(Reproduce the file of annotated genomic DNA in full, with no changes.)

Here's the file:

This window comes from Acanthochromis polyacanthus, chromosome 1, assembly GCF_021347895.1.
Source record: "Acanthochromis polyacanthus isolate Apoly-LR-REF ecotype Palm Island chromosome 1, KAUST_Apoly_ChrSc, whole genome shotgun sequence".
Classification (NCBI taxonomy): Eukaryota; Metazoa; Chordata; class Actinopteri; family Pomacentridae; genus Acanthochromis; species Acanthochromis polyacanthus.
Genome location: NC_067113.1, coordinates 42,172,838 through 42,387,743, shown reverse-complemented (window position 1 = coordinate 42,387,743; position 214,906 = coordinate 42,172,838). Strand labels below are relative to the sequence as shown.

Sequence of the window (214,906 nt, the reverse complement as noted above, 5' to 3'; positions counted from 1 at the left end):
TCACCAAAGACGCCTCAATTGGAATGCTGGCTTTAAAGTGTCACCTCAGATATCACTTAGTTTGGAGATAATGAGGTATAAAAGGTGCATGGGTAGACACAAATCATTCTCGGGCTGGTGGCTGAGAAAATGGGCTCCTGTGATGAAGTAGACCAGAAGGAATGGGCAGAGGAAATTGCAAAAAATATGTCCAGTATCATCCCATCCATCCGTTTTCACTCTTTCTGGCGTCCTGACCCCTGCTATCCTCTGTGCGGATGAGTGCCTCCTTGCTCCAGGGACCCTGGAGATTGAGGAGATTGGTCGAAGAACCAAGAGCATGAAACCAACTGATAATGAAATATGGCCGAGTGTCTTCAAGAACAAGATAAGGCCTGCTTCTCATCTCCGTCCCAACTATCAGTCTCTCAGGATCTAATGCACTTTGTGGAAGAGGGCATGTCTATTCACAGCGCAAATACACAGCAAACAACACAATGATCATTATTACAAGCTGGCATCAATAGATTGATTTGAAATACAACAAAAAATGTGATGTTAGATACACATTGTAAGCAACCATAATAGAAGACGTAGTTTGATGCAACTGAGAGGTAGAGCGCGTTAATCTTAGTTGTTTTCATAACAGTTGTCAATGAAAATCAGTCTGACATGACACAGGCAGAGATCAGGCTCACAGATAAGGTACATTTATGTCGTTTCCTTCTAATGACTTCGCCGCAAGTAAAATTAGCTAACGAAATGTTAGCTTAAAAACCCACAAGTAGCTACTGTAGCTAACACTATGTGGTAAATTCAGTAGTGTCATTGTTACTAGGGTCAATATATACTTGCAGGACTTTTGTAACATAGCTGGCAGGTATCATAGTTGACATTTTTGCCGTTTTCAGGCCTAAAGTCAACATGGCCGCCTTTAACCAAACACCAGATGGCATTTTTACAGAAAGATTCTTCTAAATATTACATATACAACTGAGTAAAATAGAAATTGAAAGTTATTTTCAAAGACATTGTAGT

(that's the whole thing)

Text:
This window comes from Acanthochromis polyacanthus, chromosome 1, assembly GCF_021347895.1.
Source record: "Acanthochromis polyacanthus isolate Apoly-LR-REF ecotype Palm Island chromosome 1, KAUST_Apoly_ChrSc, whole genome shotgun sequence".
Classification (NCBI taxonomy): Eukaryota; Metazoa; Chordata; class Actinopteri; family Pomacentridae; genus Acanthochromis; species Acanthochromis polyacanthus.
Genome location: NC_067113.1, coordinates 42,172,838 through 42,387,743, shown reverse-complemented (window position 1 = coordinate 42,387,743; position 214,906 = coordinate 42,172,838). Strand labels below are relative to the sequence as shown.

Sequence of the window (214,906 nt, the reverse complement as noted above, 5' to 3'; positions counted from 1 at the left end):
TCACCAAAGACGCCTCAATTGGAATGCTGGCTTTAAAGTGTCACCTCAGATATCACTTAGTTTGGAGATAATGAGGTATAAAAGGTGCATGGGTAGACACAAATCATTCTCGGGCTGGTGGCTGAGAAAATGGGCTCCTGTGATGAAGTAGACCAGAAGGAATGGGCAGAGGAAATTGCAAAAAATATGTCCAGTATCATCCCATCCATCCGTTTTCACTCTTTCTGGCGTCCTGACCCCTGCTATCCTCTGTGCGGATGAGTGCCTCCTTGCTCCAGGGACCCTGGAGATTGAGGAGATTGGTCGAAGAACCAAGAGCATGAAACCAACTGATAATGAAATATGGCCGAGTGTCTTCAAGAACAAGATAAGGCCTGCTTCTCATCTCCGTCCCAACTATCAGTCTCTCAGGATCTAATGCACTTTGTGGAAGAGGGCATGTCTATTCACAGCGCAAATACACAGCAAACAACACAATGATCATTATTACAAGCTGGCATCAATAGATTGATTTGAAATACAACAAAAAATGTGATGTTAGATACACATTGTAAGCAACCATAATAGAAGACGTAGTTTGATGCAACTGAGAGGTAGAGCGCGTTAATCTTAGTTGTTTTCATAACAGTTGTCAATGAAAATCAGTCTGACATGACACAGGCAGAGATCAGGCTCACAGATAAGGTACATTTATGTCGTTTCCTTCTAATGACTTCGCCGCAAGTAAAATTAGCTAACGAAATGTTAGCTTAAAAACCCACAAGTAGCTACTGTAGCTAACACTATGTGGTAAATTCAGTAGTGTCATTGTTACTAGGGTCAATATATACTTGCAGGACTTTTGTAACATAGCTGGCAGGTATCATAGTTGACATTTTTGCCGTTTTCAGGCCTAAAGTCAACATGGCCGCCTTTAACCAAACACCAGATGGCATTTTTACAGAAAGATTCTTCTAAATATTACATATACAACTGAGTAAAATAGAAATTGAAAGTTATTTTCAAAGACATTGTAGT